Thursday, February 19, 2015

Bitten by the art bug

For years the ANU School of Art has been a magnet for me. Like a pilgrim, each year I went to the open day looking into lecturers' eyes, searching for a sign, anything that said I was ready to change track.

I have wanted to go to art school for a long time. But something held me back, pulling at my collar and whispering: "It's a bit selfish isn't it?"

Surprisingly good marks at school and subtle messaging pulled in me in another direction. We make pictures, sculptures and Lego buildings before we learn to read and write, but we're too often expected to put them behind us.

Selfish or not, this week I finally began my three year degree - majoring in painting - joining scores of others, nervous and eager to get on with it after 'O Week'.

My dream began in Mr Milne's art class. Students were treated more like his equals, trusted with his precious inks and paper. The stools would scratch on the paint-licked concrete floor, but we found a place to chill, sort of meditate there, be ourselves. Those pimply years were punctuated by excursions to art galleries where works dazzled and made us think about what it was to be human.

After years working in journalism, in non-government organisations and in politics, isn't painting rather indulgent, a small voice within me goaded. 

Perhaps not. One of my friends told me it was "brave", another warned me to expect "extreme highs, lows and frustrations".  Another warned me against the choice; at seeing visual art as some kind of personal therapy. He should know. He's a former artist now. "It's not a panacea."

Pablo Picasso once said: "a painter paints to unload himself of feelings and visions". So maybe it is selfish. Maybe after years of doing other things perhaps I have things I have to say, a memory bank ready to unload. 

Reverberating in my ears are the words of Hanna Kay, a successful painter I met a few years back: "Go to art school because you want to. That's the only reason."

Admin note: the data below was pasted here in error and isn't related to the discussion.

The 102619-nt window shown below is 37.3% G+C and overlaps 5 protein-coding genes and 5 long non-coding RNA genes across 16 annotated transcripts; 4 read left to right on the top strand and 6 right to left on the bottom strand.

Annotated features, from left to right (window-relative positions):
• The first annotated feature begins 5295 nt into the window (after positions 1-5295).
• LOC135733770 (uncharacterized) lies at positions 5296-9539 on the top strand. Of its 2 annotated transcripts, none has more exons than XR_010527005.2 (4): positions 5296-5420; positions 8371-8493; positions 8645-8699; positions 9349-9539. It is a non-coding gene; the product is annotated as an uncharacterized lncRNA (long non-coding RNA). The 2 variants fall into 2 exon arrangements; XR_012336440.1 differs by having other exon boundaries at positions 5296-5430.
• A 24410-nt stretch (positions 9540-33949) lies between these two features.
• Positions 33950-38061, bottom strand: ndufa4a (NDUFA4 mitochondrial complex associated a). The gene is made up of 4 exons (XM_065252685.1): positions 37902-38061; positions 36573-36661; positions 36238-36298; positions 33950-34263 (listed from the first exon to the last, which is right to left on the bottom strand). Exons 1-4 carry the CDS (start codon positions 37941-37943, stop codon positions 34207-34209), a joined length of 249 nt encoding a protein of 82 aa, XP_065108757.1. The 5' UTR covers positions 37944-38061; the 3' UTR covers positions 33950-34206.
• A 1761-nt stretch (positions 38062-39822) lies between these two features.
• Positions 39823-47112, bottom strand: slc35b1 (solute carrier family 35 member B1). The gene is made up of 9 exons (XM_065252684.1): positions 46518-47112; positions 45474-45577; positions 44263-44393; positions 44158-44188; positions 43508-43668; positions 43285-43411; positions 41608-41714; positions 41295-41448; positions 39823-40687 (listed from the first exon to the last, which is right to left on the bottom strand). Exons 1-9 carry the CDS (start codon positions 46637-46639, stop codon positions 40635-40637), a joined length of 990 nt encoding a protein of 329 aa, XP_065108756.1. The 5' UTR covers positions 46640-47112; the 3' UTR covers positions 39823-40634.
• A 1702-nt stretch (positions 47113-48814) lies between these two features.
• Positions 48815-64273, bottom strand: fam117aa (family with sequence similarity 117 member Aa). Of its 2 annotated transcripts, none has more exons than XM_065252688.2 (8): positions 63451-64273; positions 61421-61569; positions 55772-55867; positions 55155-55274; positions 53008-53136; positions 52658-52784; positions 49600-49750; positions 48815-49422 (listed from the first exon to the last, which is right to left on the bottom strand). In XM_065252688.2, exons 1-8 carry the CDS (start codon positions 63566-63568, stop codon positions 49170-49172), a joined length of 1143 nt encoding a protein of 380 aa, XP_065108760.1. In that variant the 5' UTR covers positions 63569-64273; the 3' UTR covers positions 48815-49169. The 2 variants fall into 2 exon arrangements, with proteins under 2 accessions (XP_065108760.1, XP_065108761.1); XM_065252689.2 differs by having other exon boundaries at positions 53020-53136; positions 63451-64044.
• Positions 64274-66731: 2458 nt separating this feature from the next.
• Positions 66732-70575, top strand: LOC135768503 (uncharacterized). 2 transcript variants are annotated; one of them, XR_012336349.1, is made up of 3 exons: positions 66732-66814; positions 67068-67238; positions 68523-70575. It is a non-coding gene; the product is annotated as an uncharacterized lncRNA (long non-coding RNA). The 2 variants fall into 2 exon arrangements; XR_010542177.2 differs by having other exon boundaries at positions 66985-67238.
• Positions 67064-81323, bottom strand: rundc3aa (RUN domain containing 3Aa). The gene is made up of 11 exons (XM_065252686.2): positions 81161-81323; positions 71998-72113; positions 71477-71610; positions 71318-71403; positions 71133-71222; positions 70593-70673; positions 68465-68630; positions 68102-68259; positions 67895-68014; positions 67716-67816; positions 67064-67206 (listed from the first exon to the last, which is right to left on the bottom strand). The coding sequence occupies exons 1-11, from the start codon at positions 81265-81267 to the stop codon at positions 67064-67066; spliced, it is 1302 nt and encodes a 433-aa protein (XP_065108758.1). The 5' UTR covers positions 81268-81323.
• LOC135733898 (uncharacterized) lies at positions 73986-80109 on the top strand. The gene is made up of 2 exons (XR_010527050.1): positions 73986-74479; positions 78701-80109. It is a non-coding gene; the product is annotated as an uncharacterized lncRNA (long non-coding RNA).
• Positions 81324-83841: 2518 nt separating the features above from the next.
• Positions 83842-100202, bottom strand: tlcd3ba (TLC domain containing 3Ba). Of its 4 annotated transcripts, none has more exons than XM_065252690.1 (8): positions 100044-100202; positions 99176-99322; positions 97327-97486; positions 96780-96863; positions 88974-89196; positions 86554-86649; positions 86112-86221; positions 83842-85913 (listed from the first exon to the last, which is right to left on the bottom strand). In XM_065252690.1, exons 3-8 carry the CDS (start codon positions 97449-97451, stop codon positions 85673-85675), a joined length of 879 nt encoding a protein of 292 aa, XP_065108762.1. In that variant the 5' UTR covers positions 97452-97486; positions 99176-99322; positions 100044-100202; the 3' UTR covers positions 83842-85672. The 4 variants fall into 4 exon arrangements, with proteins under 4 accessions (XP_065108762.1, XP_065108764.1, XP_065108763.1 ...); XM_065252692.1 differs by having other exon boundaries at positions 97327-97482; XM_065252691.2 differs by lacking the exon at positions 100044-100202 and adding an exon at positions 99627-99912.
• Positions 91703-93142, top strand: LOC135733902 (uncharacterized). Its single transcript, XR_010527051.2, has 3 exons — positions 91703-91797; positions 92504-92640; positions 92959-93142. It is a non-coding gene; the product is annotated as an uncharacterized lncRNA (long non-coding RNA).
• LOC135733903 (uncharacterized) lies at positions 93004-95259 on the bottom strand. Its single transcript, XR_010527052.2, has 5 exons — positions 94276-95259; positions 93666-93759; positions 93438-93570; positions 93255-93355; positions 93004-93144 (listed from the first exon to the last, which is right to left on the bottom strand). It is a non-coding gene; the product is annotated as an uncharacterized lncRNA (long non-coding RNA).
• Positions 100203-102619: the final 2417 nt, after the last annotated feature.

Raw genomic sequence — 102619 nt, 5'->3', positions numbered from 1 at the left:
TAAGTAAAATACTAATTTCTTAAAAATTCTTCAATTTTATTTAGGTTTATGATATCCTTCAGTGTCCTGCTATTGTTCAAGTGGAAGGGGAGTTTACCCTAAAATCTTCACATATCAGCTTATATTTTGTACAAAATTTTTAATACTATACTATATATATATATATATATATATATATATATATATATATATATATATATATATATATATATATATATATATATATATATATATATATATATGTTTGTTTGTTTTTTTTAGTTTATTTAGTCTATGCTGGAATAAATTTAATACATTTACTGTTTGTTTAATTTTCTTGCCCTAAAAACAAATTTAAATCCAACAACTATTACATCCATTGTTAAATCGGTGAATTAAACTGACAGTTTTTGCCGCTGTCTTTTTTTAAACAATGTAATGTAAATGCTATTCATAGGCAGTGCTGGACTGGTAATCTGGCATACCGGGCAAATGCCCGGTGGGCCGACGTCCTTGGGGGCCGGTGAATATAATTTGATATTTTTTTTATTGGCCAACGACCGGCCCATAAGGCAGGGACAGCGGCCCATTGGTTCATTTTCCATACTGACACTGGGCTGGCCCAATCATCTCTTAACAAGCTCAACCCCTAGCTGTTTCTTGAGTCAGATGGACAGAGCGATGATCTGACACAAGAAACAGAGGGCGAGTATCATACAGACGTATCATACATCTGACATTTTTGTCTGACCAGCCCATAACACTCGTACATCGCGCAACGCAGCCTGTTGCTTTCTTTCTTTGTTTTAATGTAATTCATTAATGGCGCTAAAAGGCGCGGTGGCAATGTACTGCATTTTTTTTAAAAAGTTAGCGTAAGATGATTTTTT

Why not just dabble with paints at home, rather than take on a new student debt? (Who knows what degrees will cost beyond the current political stalemate). "Art school is about immersing yourself, but there's a very practical part to it," says Hanna. "It's very difficult to go beyond your studio and out there if you don't have a support system. Nowadays it's harder to break through."

But what is it actually for? Swiss writer and philosopher, Alain de Botton says art guides and exhorts us to be better versions of ourselves. We notice it more when it's missing. 

"Art is a tool to help us with a number of psychological frailties which we would otherwise have troubling handling," he says: "Our inability to understand ourselves, to laugh sagely at our faults, to empathise with and forgive others... to remain tolerably hopeful, to appreciate the beauty of the everyday and to prepare adequately for death."

Hanna Kay paints works of conceptual realism, dwelling in the detail of nature - rocks and water, grass, nests and shadows. They are beautiful, feeding a public need for images that are so realistic they temporarily deceive. She takes up to two months to complete a large painting, layering one coat of oil over another till she suddenly stops. "I stop when I'm happy," she says. But how do you stop the voice in your head from saying, 'Is this any good?' I ask. "You don't," she replies. "It's part of the whole thing"